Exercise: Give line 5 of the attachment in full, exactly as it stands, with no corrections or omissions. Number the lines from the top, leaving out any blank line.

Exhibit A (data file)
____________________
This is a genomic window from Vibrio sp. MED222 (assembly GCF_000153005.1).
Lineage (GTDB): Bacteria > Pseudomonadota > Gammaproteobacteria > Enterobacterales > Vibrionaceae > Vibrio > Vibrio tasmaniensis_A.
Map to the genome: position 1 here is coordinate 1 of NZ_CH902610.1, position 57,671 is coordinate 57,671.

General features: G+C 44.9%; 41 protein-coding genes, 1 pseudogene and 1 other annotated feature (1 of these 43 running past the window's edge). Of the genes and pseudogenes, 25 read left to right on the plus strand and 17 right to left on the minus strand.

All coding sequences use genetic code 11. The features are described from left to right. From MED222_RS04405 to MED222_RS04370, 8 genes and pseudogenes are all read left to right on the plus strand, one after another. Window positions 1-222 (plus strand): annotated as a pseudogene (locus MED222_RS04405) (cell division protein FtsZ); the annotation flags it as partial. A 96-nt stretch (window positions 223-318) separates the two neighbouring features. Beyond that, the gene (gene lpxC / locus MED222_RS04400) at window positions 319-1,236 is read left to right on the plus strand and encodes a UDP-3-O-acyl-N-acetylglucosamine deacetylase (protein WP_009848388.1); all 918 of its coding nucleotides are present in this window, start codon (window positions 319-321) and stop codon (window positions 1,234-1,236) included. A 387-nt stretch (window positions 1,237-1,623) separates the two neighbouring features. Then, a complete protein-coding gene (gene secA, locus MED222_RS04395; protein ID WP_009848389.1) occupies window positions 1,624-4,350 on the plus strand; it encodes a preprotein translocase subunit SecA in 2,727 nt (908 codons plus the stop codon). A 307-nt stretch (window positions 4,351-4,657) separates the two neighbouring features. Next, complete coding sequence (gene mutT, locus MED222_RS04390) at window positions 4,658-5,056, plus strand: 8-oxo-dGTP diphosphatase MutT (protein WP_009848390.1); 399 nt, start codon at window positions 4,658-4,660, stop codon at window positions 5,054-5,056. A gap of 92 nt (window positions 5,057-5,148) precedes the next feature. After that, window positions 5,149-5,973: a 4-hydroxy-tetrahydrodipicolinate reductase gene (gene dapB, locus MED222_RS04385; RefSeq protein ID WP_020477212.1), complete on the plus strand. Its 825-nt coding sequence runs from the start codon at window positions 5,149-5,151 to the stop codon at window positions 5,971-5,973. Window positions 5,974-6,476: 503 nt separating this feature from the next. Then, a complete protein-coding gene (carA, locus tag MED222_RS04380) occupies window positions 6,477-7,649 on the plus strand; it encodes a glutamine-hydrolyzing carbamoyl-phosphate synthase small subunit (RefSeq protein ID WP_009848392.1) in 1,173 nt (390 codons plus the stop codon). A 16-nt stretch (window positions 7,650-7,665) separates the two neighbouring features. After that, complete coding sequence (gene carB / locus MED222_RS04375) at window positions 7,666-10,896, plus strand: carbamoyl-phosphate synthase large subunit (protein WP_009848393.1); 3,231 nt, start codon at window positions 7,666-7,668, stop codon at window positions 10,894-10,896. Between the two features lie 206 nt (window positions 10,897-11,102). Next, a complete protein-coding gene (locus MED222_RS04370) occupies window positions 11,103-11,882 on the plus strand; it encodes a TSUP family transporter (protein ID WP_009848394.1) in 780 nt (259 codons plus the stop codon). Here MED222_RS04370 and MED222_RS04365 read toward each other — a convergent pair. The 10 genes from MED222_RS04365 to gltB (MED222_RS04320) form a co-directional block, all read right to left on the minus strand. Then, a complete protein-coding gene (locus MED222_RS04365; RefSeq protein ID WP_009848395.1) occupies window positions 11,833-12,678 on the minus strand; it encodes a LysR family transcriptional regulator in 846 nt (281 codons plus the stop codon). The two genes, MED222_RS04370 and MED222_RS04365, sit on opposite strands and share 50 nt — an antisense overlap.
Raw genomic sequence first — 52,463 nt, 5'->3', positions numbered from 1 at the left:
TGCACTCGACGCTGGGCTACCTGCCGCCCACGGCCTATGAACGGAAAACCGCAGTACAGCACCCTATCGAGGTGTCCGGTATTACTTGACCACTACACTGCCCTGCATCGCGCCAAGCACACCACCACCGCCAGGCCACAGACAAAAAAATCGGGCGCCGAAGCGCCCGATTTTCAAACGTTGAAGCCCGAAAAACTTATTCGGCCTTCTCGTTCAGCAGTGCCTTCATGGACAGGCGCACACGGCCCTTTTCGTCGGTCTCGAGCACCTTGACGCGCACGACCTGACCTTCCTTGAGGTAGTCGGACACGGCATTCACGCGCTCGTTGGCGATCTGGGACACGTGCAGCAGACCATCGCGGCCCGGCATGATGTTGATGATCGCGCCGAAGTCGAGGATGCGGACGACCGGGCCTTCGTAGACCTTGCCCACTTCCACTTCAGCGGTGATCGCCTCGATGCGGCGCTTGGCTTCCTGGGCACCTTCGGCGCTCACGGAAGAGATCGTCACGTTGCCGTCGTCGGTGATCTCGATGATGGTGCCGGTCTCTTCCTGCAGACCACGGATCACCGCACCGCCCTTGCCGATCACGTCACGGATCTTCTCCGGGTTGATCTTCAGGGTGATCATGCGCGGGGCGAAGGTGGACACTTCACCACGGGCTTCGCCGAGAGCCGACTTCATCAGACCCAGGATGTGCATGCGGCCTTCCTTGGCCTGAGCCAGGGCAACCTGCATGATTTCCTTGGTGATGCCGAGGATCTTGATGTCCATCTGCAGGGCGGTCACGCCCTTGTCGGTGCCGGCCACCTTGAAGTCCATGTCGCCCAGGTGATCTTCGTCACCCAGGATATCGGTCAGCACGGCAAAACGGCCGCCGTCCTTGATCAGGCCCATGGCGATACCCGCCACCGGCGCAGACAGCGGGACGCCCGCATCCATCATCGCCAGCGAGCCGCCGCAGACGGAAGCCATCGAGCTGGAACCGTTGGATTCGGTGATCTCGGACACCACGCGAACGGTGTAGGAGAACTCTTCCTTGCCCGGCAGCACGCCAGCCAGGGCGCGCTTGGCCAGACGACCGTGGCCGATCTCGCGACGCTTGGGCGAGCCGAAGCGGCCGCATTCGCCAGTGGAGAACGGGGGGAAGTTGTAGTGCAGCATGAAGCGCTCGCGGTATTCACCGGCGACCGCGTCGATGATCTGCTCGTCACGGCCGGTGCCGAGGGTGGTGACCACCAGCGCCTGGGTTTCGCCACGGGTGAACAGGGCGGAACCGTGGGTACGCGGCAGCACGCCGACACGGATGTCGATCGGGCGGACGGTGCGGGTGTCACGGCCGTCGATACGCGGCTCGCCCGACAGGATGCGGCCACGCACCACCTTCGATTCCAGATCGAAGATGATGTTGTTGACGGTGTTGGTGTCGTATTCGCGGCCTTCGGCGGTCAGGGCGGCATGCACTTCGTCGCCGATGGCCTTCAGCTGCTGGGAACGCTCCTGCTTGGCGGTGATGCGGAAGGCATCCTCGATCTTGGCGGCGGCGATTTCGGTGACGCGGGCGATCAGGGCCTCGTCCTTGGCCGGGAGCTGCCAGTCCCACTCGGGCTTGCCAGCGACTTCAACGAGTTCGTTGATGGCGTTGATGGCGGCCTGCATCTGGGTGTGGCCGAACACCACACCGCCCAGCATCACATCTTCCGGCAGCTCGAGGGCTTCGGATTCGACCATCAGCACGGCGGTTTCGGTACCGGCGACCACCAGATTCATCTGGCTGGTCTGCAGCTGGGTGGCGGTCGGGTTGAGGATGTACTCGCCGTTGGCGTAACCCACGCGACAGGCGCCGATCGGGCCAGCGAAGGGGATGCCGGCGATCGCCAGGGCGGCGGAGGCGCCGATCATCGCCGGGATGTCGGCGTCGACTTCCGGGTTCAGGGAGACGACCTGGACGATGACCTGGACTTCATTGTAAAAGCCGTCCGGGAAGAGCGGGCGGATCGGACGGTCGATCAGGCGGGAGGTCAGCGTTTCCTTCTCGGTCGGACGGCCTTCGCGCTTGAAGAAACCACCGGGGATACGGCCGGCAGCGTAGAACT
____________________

All coding sequences use genetic code 11. The features are described from left to right. From MED222_RS04405 to MED222_RS04370, 8 genes and pseudogenes are all read left to right on the plus strand, one after another. Window positions 1-222 (plus strand): annotated as a pseudogene (locus MED222_RS04405) (cell division protein FtsZ); the annotation flags it as partial. A 96-nt stretch (window positions 223-318) separates the two neighbouring features. Beyond that, the gene (gene lpxC / locus MED222_RS04400) at window positions 319-1,236 is read left to right on the plus strand and encodes a UDP-3-O-acyl-N-acetylglucosamine deacetylase (protein WP_009848388.1); all 918 of its coding nucleotides are present in this window, start codon (window positions 319-321) and stop codon (window positions 1,234-1,236) included. A 387-nt stretch (window positions 1,237-1,623) separates the two neighbouring features. Then, a complete protein-coding gene (gene secA, locus MED222_RS04395; protein ID WP_009848389.1) occupies window positions 1,624-4,350 on the plus strand; it encodes a preprotein translocase subunit SecA in 2,727 nt (908 codons plus the stop codon). A 307-nt stretch (window positions 4,351-4,657) separates the two neighbouring features. Next, complete coding sequence (gene mutT, locus MED222_RS04390) at window positions 4,658-5,056, plus strand: 8-oxo-dGTP diphosphatase MutT (protein WP_009848390.1); 399 nt, start codon at window positions 4,658-4,660, stop codon at window positions 5,054-5,056. A gap of 92 nt (window positions 5,057-5,148) precedes the next feature. After that, window positions 5,149-5,973: a 4-hydroxy-tetrahydrodipicolinate reductase gene (gene dapB, locus MED222_RS04385; RefSeq protein ID WP_020477212.1), complete on the plus strand. Its 825-nt coding sequence runs from the start codon at window positions 5,149-5,151 to the stop codon at window positions 5,971-5,973. Window positions 5,974-6,476: 503 nt separating this feature from the next. Then, a complete protein-coding gene (carA, locus tag MED222_RS04380) occupies window positions 6,477-7,649 on the plus strand; it encodes a glutamine-hydrolyzing carbamoyl-phosphate synthase small subunit (RefSeq protein ID WP_009848392.1) in 1,173 nt (390 codons plus the stop codon). A 16-nt stretch (window positions 7,650-7,665) separates the two neighbouring features. After that, complete coding sequence (gene carB / locus MED222_RS04375) at window positions 7,666-10,896, plus strand: carbamoyl-phosphate synthase large subunit (protein WP_009848393.1); 3,231 nt, start codon at window positions 7,666-7,668, stop codon at window positions 10,894-10,896. Between the two features lie 206 nt (window positions 10,897-11,102). Next, a complete protein-coding gene (locus MED222_RS04370) occupies window positions 11,103-11,882 on the plus strand; it encodes a TSUP family transporter (protein ID WP_009848394.1) in 780 nt (259 codons plus the stop codon). Here MED222_RS04370 and MED222_RS04365 read toward each other — a convergent pair. The 10 genes from MED222_RS04365 to gltB (MED222_RS04320) form a co-directional block, all read right to left on the minus strand. Then, a complete protein-coding gene (locus MED222_RS04365; RefSeq protein ID WP_009848395.1) occupies window positions 11,833-12,678 on the minus strand; it encodes a LysR family transcriptional regulator in 846 nt (281 codons plus the stop codon). The two genes, MED222_RS04370 and MED222_RS04365, sit on opposite strands and share 50 nt — an antisense overlap.